Hard Core: Microsoft Introduces Windows 10 IoT Core, Continues Dedication to Internet of Things
Microsoft has announced a lightweight Windows 10 build aimed at Internet of Things devices such as the Raspberry Pi 2, Intel Galileo, and the Arduino.
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The Internet of Things (IoT) emerged as a hot tech topic, undoubtedly aided by support from big name vendors. IBM invested billions establishing a dedicated IoT division, and Microsoft particularly has exhibited a dedication to growing the already exponentially expanding IoT space. Recently, Microsoft announced a lightweight Windows 10 build aimed at IoT devices such as the Raspberry Pi, Intel Galileo, and the Arduino.
These tiny PCs are becoming increasingly powerful as the Raspberry Pi 2 showed, but they aren’t capable of running resource-heavy operating systems. Enter the Windows 10 IoT Core, a lightweight iteration of Microsoft’s upcoming OS. Additionally, there’s an Insider Preview release of Win 10 Core, aimed at allowing developers to use their insight to create projects and contribute feedback to the community.
Windows IoT Core is significant as it’s the first officially licensed Arduino-certified OS. Other operating systems are compatible with the Arduino, but most of those are open source. Furthermore, offering the a version of IoT Core for makers really fosters creativity which will certainly spawn many apps, both new and ported, as well as various projects. There’s a nice array of devices compatible with Windows 10 IoT Core, allowing for wide adoption. Of note, IoT Core isn’t a full-fledged OS yet, and is still in a pre-release stage.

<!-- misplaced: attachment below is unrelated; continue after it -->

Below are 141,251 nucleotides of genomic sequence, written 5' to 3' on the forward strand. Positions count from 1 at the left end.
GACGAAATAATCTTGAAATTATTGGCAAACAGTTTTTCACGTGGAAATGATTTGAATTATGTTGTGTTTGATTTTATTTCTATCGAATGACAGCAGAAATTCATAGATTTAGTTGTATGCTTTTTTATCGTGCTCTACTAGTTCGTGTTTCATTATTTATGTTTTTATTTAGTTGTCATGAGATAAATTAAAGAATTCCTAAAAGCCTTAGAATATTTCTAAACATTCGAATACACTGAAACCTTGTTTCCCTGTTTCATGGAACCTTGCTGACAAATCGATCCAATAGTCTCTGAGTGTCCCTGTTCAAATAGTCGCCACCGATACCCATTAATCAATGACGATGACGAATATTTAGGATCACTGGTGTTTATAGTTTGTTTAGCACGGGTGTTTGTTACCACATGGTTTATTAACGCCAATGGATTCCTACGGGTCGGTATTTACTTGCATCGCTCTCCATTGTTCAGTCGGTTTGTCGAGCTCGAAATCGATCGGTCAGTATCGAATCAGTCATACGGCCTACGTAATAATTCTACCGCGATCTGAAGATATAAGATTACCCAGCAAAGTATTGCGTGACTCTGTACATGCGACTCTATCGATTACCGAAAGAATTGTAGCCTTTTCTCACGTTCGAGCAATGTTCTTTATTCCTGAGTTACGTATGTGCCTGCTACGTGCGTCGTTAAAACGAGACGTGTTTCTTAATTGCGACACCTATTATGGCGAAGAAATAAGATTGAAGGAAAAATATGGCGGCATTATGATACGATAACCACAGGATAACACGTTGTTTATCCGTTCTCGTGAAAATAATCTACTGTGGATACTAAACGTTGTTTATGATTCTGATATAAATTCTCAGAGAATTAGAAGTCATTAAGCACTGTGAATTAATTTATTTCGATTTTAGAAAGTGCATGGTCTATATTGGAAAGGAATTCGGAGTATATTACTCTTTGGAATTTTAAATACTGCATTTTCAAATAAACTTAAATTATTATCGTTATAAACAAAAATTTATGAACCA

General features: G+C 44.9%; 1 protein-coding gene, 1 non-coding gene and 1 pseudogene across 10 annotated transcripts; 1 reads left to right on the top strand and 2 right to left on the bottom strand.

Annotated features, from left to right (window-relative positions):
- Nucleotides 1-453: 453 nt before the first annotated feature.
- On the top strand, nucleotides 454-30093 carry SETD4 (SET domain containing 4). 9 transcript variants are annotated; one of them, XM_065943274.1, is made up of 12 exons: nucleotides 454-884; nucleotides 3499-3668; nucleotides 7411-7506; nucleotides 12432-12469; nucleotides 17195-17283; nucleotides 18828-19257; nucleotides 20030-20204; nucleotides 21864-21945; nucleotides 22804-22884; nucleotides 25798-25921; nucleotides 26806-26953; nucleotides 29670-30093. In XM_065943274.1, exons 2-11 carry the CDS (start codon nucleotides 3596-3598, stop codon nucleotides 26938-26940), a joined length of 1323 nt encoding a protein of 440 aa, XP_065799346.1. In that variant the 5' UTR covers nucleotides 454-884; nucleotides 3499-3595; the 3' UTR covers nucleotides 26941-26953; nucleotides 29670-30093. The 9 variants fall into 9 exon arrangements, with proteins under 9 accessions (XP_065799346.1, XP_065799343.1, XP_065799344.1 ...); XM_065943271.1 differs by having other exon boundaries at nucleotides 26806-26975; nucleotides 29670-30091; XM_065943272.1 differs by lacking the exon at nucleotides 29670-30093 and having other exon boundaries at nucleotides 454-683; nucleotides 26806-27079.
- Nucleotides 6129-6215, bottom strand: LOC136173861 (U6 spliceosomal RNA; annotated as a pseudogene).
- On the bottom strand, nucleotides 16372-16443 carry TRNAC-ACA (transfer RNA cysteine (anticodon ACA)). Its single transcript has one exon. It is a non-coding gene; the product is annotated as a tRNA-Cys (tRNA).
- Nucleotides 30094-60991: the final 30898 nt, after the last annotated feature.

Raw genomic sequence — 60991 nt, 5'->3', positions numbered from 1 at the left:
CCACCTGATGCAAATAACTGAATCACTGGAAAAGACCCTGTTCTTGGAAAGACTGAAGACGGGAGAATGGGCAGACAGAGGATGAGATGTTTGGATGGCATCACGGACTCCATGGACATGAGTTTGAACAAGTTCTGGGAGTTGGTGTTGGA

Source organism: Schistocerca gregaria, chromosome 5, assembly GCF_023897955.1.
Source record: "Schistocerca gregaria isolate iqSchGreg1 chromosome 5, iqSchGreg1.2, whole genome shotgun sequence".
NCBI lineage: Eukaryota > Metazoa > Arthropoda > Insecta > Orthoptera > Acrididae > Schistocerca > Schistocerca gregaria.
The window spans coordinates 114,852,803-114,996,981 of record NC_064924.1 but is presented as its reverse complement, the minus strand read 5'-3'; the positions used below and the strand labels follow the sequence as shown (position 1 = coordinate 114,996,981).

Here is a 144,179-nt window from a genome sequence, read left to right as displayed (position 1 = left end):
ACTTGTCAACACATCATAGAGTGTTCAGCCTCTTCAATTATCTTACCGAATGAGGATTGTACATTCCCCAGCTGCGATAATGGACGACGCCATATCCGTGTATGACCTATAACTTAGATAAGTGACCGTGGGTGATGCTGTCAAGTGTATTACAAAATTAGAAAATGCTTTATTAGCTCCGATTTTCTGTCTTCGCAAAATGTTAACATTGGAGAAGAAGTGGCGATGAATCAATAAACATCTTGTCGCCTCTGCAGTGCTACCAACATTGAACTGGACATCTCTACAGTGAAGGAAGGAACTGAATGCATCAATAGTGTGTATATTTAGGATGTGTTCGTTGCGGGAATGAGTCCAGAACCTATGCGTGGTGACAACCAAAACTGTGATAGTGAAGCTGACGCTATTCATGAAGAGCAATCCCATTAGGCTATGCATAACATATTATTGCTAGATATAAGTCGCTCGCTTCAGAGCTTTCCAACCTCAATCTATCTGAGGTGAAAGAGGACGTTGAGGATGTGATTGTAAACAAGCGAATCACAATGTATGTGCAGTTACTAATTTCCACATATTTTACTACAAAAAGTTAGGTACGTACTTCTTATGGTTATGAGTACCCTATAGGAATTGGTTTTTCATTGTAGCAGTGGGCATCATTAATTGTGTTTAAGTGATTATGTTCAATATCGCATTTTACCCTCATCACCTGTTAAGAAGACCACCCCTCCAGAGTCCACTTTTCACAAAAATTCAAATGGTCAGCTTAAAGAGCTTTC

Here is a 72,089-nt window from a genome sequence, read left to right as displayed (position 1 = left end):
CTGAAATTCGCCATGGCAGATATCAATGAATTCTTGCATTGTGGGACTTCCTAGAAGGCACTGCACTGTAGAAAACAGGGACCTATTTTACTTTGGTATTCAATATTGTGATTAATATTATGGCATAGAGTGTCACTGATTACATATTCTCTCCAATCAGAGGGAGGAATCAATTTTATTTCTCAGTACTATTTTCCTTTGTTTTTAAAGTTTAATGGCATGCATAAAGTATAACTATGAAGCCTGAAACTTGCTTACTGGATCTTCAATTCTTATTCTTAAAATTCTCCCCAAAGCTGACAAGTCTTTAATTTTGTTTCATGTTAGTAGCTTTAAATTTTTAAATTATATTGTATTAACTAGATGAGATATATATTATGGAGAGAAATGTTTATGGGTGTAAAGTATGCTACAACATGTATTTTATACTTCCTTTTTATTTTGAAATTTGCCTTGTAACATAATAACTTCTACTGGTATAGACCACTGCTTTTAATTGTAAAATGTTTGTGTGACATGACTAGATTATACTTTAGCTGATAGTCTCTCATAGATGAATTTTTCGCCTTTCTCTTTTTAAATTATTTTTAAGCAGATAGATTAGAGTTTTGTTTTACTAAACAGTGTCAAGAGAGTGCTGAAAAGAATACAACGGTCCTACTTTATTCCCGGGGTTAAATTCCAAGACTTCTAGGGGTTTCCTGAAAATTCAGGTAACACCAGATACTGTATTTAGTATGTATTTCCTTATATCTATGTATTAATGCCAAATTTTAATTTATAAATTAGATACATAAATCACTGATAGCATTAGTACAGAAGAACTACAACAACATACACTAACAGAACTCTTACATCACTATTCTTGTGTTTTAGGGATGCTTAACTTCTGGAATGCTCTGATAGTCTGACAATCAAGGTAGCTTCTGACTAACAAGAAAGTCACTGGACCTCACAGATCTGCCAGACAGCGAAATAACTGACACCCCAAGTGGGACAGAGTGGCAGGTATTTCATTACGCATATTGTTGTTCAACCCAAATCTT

While the IoT Core release of Windows 10 is momentous, the desktop version of Win 10 has an Internet of Things slant. Apparently, Windows 10 will be able to run reworked iOS and Android apps, a major development. This feature doesn’t just mean you can now play “Candy Crush” or “Clash of Clans” on your computer. However, Microsoft has purportedly been collaborating with King, the developers behind “Candy Crush Saga.” Sure, it means the possibility of more apps for Windows Phones, but also simply encourages developers to adopt the Windows platform as a whole.
Overall, the general trend is clear: convergence and expansion. The IoT field is expanding, illustrated through Microsoft’s determination to bring OSes to all devices. At the same time, ensuring cross-platform development is huge, as seen with Windows 10’s ability to run Android and iOS applications. The IoT space will only continue to evolve, and with strong backing from the likes of Microsoft and IBM, it can only become more polished.
Looking forward to trying out Windows 10 IoT Core? Want to share your hands-on experience? Let us know your thoughts in the comments section, or give us a shout on Twitter!
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